Friday Jun 15 2012
Construction lags behind Placer, regional job-creation trend in May
By: Gus Thomson, Journal Staff Writer
Placer?s jobless rate increases in May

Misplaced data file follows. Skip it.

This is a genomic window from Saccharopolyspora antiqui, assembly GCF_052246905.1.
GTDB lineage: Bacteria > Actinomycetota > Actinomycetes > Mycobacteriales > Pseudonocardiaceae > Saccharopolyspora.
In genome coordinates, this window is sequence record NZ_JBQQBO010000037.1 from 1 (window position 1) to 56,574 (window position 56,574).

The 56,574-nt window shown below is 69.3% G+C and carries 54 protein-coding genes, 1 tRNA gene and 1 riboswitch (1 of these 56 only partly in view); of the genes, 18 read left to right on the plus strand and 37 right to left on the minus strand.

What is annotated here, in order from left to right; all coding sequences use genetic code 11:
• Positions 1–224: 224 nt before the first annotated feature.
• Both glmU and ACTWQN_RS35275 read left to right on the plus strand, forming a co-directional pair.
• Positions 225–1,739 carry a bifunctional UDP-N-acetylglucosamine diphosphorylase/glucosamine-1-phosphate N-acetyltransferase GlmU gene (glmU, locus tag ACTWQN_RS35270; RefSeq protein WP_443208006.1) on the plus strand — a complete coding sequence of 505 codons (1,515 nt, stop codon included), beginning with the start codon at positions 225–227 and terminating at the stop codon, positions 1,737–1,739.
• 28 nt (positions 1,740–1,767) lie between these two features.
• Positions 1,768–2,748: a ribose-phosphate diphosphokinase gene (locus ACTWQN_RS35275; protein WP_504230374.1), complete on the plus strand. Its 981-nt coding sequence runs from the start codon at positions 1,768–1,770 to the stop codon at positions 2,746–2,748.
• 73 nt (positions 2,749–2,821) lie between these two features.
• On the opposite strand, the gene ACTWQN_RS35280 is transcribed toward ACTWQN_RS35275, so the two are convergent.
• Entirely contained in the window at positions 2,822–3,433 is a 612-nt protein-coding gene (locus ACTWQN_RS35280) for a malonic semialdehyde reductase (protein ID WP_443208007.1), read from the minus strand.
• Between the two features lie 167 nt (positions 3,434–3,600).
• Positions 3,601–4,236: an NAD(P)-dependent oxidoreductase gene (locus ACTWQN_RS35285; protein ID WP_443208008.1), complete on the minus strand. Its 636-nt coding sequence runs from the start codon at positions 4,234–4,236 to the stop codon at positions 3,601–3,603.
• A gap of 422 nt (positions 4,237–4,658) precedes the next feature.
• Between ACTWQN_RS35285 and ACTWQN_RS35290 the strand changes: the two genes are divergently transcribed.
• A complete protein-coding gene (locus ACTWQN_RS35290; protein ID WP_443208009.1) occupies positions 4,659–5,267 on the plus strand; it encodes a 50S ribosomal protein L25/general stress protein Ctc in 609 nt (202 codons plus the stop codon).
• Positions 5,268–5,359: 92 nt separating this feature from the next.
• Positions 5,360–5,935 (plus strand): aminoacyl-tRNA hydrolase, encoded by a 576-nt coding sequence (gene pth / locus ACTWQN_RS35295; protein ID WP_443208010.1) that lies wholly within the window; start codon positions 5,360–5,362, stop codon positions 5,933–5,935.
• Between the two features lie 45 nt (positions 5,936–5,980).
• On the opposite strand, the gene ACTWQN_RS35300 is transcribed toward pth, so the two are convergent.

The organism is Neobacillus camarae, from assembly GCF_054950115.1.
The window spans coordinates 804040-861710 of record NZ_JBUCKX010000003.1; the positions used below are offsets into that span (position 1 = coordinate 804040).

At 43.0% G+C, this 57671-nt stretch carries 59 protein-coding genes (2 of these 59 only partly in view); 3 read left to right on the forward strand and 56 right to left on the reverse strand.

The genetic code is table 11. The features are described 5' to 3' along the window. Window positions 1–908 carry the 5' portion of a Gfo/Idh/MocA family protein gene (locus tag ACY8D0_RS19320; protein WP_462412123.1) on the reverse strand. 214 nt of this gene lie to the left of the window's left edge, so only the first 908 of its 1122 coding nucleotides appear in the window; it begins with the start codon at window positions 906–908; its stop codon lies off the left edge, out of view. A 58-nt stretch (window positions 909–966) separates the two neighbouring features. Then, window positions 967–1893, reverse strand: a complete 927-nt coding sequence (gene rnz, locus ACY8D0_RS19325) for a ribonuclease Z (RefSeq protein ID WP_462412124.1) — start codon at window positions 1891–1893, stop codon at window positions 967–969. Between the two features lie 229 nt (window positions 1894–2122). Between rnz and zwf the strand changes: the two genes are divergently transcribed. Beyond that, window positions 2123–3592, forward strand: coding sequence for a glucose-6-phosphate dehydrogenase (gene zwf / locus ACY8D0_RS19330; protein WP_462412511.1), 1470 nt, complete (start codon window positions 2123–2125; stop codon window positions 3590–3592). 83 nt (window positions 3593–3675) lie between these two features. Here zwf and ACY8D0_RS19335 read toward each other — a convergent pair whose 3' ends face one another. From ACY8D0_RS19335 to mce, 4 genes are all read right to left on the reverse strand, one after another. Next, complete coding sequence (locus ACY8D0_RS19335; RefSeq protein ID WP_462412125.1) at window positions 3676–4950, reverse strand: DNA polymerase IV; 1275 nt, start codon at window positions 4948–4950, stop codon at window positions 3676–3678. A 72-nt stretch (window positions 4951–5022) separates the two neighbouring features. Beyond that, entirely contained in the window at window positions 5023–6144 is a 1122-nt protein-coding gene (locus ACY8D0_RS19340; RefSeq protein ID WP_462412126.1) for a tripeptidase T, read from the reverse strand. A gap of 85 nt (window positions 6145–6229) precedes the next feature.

AUBURN CA - The Placer County area eked out a small increase in jobs in May, despite continued weakness in construction employment. Justin Wehner, labor market analyst with the state Employment Development Department, said that May statistics show year-over-year job numbers increasing in April and May, although not by much. ?It?s a positive sign,? Wehner said. ?A lot of job increases in May were seasonal, but we?ll take it.? May?s total number of jobs in the Sacramento-Placer-Yolo-El Dorado County region was up 2,600 ? or 0.32 percent ? year-over-year, state statistics released Friday show. The state jobs department revised its April numbers to reflect an increase of 500 jobs instead of the original loss of 100 positions, in comparison to April 2011. Wehner said April and May were the first months since November 2007 to show year-over-year job increases. The area?s unemployment rates are still well off the lows of around 3 percent five years ago. State Employment Development Department figures released Friday and covering the month of May show Placer County?s unemployment rate increased from 9.5 percent in April to 9.8 percent. At the same time, Nevada County?s jobless rate rose to 9.7 percent in May from 9.5 percent in April. Sacramento County?s stayed at 10.5 percent. El Dorado County?s jobless rate increased to 11 percent from 10.6 percent. Farming-job increases fueled much of the regional job growth, Wehner said. The sector had an increase of 1,200 jobs. But the farm-job boost is slower than normal for this time of year. ?When we look at April to May going back 22 years, that industry will usually gain 1,600 jobs,? Wehner said. The stalled construction industry, dealing with a glut of housing and commercial space, continued to cast a shadow over job growth. ?Construction looks like it?s still struggling,? Wehner said. ?It lost 500 jobs in a month when it usually gains 1,700 jobs.? Year-over-year, construction continued to lag the job-creation trend. ?When we look at the month of May compared to last year, it was the industry with the most job losses ? 3,300 jobs,? Wehner said. ?It still seems to be having a hard time.? While construction jobs have dwindled, the Roseville-based North State Building Industry Association is reporting 44 percent of new-home sales in the region it covers were in Placer County last month. The organization reported 210 new-home sales in 78 communities, representing about two-thirds of the total number of actively developed new developments in the region. North State President John Orr said that the cycle could be reaching a bottom, with home-builders seeing the beginnings of an upward tick in development but reluctant to hire new employees until they?re more certain about the future. ?They want to ensure the work is going to stick,? Orr said. The association?s statistics show new-home sales in the charted developments increased 60 percent in May over the same period last year. A total of 79 percent of the total sales were priced at, or below, $400,000. ?You?re going to see a change from negative to positive in construction jobs as long as sales continue,? Orr said. Patrick Remington, president of the Placer County Contractors Association, said custom-home work is lagging but home improvements are still in demand. ?From the perspective of my contracting business, we?ve been fairly busy ? but they?re small jobs, such as dry rot repair. We?ve only done two or three houses in the last two years, when in past years we?ve done as many as eight a year.? Remington said his feeling is that the region hasn?t seen an improvement in custom-home construction because the existing-home and foreclosure market have kept prices for those buildings low. ?But we?re definitely seeing it picking up in terms of remodels and small additions,? Remington said.